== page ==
One Sunday last Autumn I experienced a demotivated funk for no particular reason. Just one of those days. What I needed most was the thing I least felt like; getting fresh air and a nature hit. I’d wanted to go Red Squirrel spotting but lost motivation for even that.
Fortunately Wild Daddy and Caroline knew best, dragging me on a cheer-up-Mummy mission, to seek one of the UK’s most endangered mammals. I’d never seen Reds in the wild except, tragically, as road-kill in Scotland.
A location that ‘virtually guarantees’ Red Squirrel sightings in Northumberland is Woodhorn Museum, on the site of an old Colliery. In addition to the extensive museum showcasing disused pit buildings there is a 2′ guage railway, play areas, a cafe and shop, woodland walks and 3 squirrel feeding stations around the perimeter where wild Reds can supplement their natural diets in safety. It’s a great place to visit in it’s own right and though I returned to the feeding station 4 times, Caroline was able to make halloween decorations and we enjoyed a trail around the fascinating museum too.
Love at First Sight
It’s not as though I didn’t expect it, but these energetic little animals are stunningly gorgeous! The photo below was my first view – from quite a distance – but if that had been all I’d seen I’d have been happy.
The log from the pine tree allows the squirrels into the museum grounds to access the feeder and a bowl of water. I went back to the feeding station several times, each time being ‘allowed’ to get closer by the cheeky rodents! All these photos are from the same visit.
Estimates suggest there are now as few as 120,000 Red Squirrels in the UK, with around 2.5 million Greys and that Reds could be extinct here within a decade. The native Reds are intolerably cute but sadly can now be found only in a few places in the UK due to competition from the North American grey squirrels, introduced here in the 1870s. Greys are bigger, stronger and arrived with the virulent squirrelpox disease to which our Reds had no immunity.
Grey Squirrel culling
Most people in the south of the UK will never see a Red Squirrel and many people don’t know they still exist. It’s a huge conservation issue, with grey squirrels culled in certain areas to assist the reds’ survival and reds provided with food and nesting boxes in other areas to help them thrive. Grey squirrel culling will come as tough news to those who love feeding and seeing grey squirrels around the country and for kids who enjoy tempting greys with treats in our London parks.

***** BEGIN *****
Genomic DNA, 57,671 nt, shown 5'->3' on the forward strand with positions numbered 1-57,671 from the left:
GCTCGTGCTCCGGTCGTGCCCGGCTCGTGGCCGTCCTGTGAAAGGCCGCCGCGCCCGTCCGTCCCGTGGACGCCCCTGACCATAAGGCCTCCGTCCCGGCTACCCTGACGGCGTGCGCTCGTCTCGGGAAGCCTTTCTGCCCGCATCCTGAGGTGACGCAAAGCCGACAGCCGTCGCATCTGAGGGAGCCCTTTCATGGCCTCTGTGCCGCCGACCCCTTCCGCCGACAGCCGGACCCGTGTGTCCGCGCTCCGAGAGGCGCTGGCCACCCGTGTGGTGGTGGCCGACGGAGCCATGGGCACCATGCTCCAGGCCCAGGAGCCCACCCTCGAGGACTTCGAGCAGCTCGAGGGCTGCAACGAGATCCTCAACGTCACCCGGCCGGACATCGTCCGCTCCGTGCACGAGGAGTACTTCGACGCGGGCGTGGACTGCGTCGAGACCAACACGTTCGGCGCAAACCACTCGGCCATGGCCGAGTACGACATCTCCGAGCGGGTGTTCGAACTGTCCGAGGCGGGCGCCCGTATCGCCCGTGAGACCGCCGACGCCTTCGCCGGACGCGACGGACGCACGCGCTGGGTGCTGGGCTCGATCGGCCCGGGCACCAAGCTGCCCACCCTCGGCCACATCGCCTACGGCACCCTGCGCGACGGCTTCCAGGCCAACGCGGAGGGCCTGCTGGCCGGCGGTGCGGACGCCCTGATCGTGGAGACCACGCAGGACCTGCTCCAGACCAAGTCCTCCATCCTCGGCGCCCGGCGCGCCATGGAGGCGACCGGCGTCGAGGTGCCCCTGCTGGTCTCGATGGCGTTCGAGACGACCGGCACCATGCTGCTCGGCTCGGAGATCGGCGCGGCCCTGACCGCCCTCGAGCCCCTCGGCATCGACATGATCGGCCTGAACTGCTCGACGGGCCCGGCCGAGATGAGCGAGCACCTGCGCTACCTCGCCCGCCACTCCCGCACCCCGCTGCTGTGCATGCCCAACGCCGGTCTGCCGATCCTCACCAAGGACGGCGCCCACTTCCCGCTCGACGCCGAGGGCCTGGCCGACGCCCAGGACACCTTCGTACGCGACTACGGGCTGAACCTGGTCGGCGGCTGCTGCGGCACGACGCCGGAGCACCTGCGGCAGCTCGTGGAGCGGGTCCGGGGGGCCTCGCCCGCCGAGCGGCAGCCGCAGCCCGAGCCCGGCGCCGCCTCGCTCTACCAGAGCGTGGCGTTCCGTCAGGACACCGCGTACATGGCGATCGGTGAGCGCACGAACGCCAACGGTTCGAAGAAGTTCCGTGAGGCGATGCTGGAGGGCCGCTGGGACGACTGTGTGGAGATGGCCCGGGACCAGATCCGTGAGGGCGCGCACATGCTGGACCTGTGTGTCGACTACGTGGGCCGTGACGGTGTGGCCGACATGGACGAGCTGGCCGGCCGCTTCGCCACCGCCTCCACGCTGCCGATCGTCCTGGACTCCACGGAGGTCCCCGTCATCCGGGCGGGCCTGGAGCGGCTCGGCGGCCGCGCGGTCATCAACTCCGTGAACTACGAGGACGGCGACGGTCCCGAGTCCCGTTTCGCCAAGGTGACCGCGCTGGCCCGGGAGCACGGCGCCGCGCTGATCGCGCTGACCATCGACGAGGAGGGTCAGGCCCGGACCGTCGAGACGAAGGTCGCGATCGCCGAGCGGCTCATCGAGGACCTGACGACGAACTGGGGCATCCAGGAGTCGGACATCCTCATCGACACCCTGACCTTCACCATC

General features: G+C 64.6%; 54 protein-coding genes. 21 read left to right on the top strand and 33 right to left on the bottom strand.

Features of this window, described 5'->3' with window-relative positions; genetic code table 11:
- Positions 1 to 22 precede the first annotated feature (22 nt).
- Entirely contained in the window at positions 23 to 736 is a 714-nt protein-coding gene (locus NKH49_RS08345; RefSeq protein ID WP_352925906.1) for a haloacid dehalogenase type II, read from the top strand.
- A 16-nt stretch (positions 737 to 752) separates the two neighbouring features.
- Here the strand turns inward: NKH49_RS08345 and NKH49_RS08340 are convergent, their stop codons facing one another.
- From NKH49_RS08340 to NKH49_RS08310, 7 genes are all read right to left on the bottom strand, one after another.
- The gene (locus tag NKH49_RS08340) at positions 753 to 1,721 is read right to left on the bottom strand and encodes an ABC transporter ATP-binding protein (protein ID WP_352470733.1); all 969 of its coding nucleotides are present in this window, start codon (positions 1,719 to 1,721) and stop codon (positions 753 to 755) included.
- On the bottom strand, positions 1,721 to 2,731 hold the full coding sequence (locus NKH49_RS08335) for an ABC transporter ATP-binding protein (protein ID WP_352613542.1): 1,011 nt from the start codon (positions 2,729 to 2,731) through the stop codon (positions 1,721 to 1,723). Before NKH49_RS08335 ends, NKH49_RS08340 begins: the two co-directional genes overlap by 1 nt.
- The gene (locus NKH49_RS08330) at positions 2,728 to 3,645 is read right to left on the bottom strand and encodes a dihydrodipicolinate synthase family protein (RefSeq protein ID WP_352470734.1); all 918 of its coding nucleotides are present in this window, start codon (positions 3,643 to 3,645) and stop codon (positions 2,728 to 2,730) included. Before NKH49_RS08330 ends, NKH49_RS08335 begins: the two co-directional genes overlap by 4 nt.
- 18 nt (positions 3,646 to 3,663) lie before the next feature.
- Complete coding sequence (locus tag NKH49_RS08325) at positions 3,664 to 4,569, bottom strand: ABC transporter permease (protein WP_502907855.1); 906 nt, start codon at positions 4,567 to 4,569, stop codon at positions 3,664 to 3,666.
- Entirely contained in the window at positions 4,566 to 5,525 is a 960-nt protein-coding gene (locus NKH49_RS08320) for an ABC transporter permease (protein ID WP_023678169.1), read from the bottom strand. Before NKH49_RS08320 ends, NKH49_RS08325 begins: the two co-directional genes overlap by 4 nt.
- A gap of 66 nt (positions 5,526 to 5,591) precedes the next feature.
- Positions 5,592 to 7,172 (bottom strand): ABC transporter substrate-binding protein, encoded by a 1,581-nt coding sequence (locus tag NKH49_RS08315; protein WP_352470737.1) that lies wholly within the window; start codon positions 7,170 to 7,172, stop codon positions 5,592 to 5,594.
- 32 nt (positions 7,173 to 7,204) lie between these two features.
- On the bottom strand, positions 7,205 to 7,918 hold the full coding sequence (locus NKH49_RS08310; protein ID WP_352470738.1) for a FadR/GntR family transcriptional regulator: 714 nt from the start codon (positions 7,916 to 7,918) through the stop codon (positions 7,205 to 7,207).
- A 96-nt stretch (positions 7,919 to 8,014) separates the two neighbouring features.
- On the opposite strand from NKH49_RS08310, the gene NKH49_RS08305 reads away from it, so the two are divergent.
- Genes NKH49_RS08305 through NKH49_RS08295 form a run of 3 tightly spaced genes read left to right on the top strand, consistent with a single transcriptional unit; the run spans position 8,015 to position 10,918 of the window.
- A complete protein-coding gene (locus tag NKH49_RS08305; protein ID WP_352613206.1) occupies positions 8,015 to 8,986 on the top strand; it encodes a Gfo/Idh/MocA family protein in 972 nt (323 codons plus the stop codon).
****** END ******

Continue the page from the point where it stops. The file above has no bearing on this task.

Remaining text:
In order to help the conservation effort, grey squirrels are trapped under licence in some UK areas with entreperneurial business people making good money selling squirrel pie to pubs and restaurants. I even found a recipe online for roast squirrel and much as I’d love to see our native Reds back thriving again I can’t bring myself to share the recipe!
Where to find Red Squirrels in the UK
The main UK Red Squirrel population is in Scotland, but they are also on the Isle of Wight, the Poole Harbour islands, in parts of Wales, Cumbria, Northumberland, Merseyside, Lancashire, north-west Durham and the Yorkshire Dales, with a reintroduction programme on Anglesey.
Visit the Red Squirrels Northern England web page for a map of where you can find our native squirrel in the north east.
How To Spot the Difference
Other than the obvious colour, what are the main differences between Reds and Greys?
My first Red at Woodhorn, 2016, and a Grey on my birdfeeder in Stoke, some years ago
- Reds are roughly half the size of greys
- Reds are a warm red-brown colour with a bushy, dark brown tail and cream underside
- Greys are silver-grey with some orangey-red tinges, a white underside and a white ‘halo’ around the tail
- Reds have ear tufts which moult every autumn.
- Greys have rounded, mouse-like ears and do not have ear tufts
The Red Squirrel Survival Trust lists more fascinating differences.
Report a Red Squirrel sighting
If you spot a Red Squirrel in the wild please report it to one of the organisations below for monitoring.
Things to do with the Kids
Spot a drey – a squirrel’s home. Look at least 6m off the ground for spherical nests about 30cm in diameter with a twig frame. They are lined with moss and grass which you’re unlikely to see and may be spotted in tree holes or against the trunk and branches.
Bury acorns – on a recent nature reserve visit the children hid acorns in woodland grass and returned half an hour later to see if they could find them. Proof of how hard it is to remember where one’s next meal is after such a short time, let along weeks or months as the squirrels do.
Dress up – here’s Caroline in nutty model mode!
What is a Squirrel?
an agile tree-dwelling rodent with a bushy tail, typically feeding on nuts and seeds.
1. Squirrel something away
hide money or something of value in a safe place (like a squirrel overwintering its nuts by burying them in the ground)
2. Move in an inquisitive and restless manner (like a squirrel scurrying around in the woods)
Red Squirrel Facts
- Baby squirrels are called kittens and are born blind and naked
- Their scientific name for Reds is Sciurus vulgaris
- They can live for up to 5 or 6 years in the wild
- Reds weigh between 250-350g, are about 18-24cm long with a bushy, 14-20cm tail
- They moult twice a year in winter and late summer, and moult their ear tufts in autumn
- All squirrels can swim
- Red Squirrels can locate food buried up to a foot deep in snow
- They live in both conifererous and broadleaved woodland, eating spruce and pine cones, acorns fungi, bark and sap and berries, storing excess food underground or in tree trunk gaps
- The don’t hibernate but can spend several days in the trees in poor weather
- Reds can live at altitudes up to 2000m in the Alps and Pyrenees.
Gone in a flash..
I’m glad it was ‘just one of those days’ or I’d never have met my first Red Squirrel.